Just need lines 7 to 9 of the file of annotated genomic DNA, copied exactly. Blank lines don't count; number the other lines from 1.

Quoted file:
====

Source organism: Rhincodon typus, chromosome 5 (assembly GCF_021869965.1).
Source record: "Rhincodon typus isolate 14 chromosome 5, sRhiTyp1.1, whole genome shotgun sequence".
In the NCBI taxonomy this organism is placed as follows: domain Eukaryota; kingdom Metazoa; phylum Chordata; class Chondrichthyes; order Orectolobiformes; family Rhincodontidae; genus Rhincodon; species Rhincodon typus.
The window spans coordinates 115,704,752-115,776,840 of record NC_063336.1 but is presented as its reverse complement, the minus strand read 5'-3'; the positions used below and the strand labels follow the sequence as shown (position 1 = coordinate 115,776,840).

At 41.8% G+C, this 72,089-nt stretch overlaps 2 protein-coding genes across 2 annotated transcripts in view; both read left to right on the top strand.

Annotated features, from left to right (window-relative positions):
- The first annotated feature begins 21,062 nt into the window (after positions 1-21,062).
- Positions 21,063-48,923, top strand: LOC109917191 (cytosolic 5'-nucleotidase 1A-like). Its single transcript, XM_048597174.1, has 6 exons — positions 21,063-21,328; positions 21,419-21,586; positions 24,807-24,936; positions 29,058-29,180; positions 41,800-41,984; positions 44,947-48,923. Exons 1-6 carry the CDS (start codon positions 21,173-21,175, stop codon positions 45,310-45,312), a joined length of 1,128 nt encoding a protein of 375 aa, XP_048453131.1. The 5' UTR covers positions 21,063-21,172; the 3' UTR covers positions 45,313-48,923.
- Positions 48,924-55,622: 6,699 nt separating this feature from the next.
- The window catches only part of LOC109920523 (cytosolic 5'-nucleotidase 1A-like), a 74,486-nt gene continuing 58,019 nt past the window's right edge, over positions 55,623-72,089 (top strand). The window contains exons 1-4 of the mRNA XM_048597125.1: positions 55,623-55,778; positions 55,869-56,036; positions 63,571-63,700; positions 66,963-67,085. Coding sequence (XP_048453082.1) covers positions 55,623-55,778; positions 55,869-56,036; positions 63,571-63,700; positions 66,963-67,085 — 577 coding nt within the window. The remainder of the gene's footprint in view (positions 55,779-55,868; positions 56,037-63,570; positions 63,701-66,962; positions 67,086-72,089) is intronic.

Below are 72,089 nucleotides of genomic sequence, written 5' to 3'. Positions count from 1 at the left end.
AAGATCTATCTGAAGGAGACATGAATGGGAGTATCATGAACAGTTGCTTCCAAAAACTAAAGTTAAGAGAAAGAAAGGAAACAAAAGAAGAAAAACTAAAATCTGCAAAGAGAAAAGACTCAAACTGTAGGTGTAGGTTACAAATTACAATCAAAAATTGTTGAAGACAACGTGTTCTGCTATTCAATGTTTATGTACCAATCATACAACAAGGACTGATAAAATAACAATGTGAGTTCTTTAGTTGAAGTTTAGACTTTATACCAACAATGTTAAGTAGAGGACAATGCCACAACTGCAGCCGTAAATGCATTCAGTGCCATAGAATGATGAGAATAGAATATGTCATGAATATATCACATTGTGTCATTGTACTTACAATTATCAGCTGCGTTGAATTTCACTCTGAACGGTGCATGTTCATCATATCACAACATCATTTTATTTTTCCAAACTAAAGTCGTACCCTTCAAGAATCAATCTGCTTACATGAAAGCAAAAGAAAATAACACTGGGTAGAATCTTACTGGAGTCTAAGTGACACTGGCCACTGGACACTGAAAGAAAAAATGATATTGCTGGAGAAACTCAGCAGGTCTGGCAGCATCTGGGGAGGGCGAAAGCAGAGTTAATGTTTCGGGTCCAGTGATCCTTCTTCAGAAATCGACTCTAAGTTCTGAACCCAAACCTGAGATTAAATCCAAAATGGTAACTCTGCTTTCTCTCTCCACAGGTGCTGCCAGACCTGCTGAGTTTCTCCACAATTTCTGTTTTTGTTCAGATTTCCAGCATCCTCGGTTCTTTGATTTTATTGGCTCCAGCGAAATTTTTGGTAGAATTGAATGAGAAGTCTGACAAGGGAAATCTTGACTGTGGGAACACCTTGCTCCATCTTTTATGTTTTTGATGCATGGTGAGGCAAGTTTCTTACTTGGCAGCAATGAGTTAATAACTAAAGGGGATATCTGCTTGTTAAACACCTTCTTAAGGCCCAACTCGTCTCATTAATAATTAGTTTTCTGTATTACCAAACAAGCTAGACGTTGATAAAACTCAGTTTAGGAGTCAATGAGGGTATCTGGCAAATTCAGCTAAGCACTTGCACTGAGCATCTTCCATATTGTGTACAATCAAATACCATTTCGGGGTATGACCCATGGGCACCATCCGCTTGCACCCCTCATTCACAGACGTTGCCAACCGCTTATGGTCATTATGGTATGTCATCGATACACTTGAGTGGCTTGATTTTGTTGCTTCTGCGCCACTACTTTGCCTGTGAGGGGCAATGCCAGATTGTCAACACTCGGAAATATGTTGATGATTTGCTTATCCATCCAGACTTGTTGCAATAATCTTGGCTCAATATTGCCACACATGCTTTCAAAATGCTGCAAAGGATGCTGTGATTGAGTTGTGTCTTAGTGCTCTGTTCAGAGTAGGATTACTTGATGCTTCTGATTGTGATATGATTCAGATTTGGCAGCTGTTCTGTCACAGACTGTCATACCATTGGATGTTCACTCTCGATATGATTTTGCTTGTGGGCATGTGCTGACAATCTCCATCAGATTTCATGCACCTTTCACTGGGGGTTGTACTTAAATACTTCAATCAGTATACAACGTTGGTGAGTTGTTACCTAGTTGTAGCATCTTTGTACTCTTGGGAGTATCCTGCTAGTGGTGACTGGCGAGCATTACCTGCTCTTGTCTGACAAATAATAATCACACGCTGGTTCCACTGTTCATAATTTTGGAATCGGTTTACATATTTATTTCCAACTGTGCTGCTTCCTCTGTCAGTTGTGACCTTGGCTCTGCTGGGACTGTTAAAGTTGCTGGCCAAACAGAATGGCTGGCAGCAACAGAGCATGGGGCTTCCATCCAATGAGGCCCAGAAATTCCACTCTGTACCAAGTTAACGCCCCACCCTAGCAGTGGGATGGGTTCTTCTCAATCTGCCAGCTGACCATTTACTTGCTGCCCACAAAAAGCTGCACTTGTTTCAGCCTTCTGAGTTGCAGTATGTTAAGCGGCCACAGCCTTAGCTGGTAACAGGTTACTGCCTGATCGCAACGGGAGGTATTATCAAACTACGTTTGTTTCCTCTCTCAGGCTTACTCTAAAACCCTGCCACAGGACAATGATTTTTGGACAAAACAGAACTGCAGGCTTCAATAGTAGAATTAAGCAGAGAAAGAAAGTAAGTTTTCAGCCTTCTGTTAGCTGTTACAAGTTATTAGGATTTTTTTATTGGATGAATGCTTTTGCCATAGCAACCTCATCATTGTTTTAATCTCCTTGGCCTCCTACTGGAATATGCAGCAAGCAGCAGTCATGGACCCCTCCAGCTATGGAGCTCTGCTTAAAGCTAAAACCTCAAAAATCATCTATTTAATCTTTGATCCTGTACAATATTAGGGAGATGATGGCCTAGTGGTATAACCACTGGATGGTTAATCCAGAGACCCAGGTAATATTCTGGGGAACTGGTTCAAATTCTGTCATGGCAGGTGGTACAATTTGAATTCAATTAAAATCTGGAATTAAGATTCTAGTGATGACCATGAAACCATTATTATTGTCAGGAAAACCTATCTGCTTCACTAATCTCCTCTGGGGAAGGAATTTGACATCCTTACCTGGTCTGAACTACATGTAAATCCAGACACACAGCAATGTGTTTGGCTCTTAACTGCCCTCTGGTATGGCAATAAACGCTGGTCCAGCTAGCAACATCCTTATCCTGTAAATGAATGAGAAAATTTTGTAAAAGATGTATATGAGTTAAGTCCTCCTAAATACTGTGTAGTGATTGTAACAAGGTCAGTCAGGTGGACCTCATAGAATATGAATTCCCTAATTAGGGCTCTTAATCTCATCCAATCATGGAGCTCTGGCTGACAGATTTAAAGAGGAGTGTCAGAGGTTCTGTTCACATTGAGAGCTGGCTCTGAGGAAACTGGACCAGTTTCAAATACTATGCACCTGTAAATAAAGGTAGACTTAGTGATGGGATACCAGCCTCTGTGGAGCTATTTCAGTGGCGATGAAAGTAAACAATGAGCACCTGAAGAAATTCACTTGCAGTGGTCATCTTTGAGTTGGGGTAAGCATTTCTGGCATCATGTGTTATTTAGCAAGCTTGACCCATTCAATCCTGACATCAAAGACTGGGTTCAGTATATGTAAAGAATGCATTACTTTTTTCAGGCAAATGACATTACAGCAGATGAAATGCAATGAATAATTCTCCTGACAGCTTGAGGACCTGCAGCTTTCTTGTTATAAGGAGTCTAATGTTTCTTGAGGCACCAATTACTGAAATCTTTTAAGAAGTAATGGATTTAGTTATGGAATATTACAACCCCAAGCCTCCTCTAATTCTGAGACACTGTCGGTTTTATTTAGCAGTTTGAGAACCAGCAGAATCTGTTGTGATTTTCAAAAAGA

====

- The first annotated feature begins 21,062 nt into the window (after positions 1-21,062).
- Positions 21,063-48,923, top strand: LOC109917191 (cytosolic 5'-nucleotidase 1A-like). Its single transcript, XM_048597174.1, has 6 exons — positions 21,063-21,328; positions 21,419-21,586; positions 24,807-24,936; positions 29,058-29,180; positions 41,800-41,984; positions 44,947-48,923. Exons 1-6 carry the CDS (start codon positions 21,173-21,175, stop codon positions 45,310-45,312), a joined length of 1,128 nt encoding a protein of 375 aa, XP_048453131.1. The 5' UTR covers positions 21,063-21,172; the 3' UTR covers positions 45,313-48,923.
- Positions 48,924-55,622: 6,699 nt separating this feature from the next.